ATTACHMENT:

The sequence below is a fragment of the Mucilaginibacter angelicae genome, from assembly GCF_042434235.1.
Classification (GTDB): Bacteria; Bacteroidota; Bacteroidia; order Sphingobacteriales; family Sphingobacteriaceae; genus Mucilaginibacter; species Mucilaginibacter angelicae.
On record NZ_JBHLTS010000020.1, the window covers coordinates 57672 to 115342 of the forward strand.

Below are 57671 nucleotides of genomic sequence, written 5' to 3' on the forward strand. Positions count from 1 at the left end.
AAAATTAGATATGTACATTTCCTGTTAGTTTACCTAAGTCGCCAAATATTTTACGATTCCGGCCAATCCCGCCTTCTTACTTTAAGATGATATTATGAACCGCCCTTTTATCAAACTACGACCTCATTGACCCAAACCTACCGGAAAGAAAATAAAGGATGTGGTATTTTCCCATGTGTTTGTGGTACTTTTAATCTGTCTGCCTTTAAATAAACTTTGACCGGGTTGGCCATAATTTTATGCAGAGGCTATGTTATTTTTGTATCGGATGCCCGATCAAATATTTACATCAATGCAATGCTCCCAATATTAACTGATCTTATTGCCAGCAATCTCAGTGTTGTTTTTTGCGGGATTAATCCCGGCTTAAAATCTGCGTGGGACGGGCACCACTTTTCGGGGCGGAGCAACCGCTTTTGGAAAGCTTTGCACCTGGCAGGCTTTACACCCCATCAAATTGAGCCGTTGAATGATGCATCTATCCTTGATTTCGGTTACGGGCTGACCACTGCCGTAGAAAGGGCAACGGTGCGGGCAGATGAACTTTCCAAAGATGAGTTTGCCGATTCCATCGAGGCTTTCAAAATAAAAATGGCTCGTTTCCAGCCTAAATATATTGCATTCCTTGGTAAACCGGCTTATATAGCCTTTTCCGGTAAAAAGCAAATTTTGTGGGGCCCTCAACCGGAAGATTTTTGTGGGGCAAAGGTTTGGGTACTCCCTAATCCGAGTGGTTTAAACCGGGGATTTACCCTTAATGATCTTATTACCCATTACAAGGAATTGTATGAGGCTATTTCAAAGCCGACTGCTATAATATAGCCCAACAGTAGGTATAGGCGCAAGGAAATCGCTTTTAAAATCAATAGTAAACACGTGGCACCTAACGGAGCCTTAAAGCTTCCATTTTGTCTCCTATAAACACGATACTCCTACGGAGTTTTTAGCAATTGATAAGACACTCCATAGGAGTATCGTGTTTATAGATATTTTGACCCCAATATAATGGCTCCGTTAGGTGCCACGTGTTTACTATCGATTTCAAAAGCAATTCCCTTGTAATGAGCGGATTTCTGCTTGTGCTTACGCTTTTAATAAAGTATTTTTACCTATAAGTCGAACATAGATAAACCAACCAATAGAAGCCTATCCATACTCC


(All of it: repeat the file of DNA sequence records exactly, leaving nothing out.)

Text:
The sequence below is a fragment of the Mucilaginibacter angelicae genome, from assembly GCF_042434235.1.
Classification (GTDB): Bacteria; Bacteroidota; Bacteroidia; order Sphingobacteriales; family Sphingobacteriaceae; genus Mucilaginibacter; species Mucilaginibacter angelicae.
On record NZ_JBHLTS010000020.1, the window covers coordinates 57672 to 115342 of the forward strand.

Below are 57671 nucleotides of genomic sequence, written 5' to 3' on the forward strand. Positions count from 1 at the left end.
AAAATTAGATATGTACATTTCCTGTTAGTTTACCTAAGTCGCCAAATATTTTACGATTCCGGCCAATCCCGCCTTCTTACTTTAAGATGATATTATGAACCGCCCTTTTATCAAACTACGACCTCATTGACCCAAACCTACCGGAAAGAAAATAAAGGATGTGGTATTTTCCCATGTGTTTGTGGTACTTTTAATCTGTCTGCCTTTAAATAAACTTTGACCGGGTTGGCCATAATTTTATGCAGAGGCTATGTTATTTTTGTATCGGATGCCCGATCAAATATTTACATCAATGCAATGCTCCCAATATTAACTGATCTTATTGCCAGCAATCTCAGTGTTGTTTTTTGCGGGATTAATCCCGGCTTAAAATCTGCGTGGGACGGGCACCACTTTTCGGGGCGGAGCAACCGCTTTTGGAAAGCTTTGCACCTGGCAGGCTTTACACCCCATCAAATTGAGCCGTTGAATGATGCATCTATCCTTGATTTCGGTTACGGGCTGACCACTGCCGTAGAAAGGGCAACGGTGCGGGCAGATGAACTTTCCAAAGATGAGTTTGCCGATTCCATCGAGGCTTTCAAAATAAAAATGGCTCGTTTCCAGCCTAAATATATTGCATTCCTTGGTAAACCGGCTTATATAGCCTTTTCCGGTAAAAAGCAAATTTTGTGGGGCCCTCAACCGGAAGATTTTTGTGGGGCAAAGGTTTGGGTACTCCCTAATCCGAGTGGTTTAAACCGGGGATTTACCCTTAATGATCTTATTACCCATTACAAGGAATTGTATGAGGCTATTTCAAAGCCGACTGCTATAATATAGCCCAACAGTAGGTATAGGCGCAAGGAAATCGCTTTTAAAATCAATAGTAAACACGTGGCACCTAACGGAGCCTTAAAGCTTCCATTTTGTCTCCTATAAACACGATACTCCTACGGAGTTTTTAGCAATTGATAAGACACTCCATAGGAGTATCGTGTTTATAGATATTTTGACCCCAATATAATGGCTCCGTTAGGTGCCACGTGTTTACTATCGATTTCAAAAGCAATTCCCTTGTAATGAGCGGATTTCTGCTTGTGCTTACGCTTTTAATAAAGTATTTTTACCTATAAGTCGAACATAGATAAACCAACCAATAGAAGCCTATCCATACTCC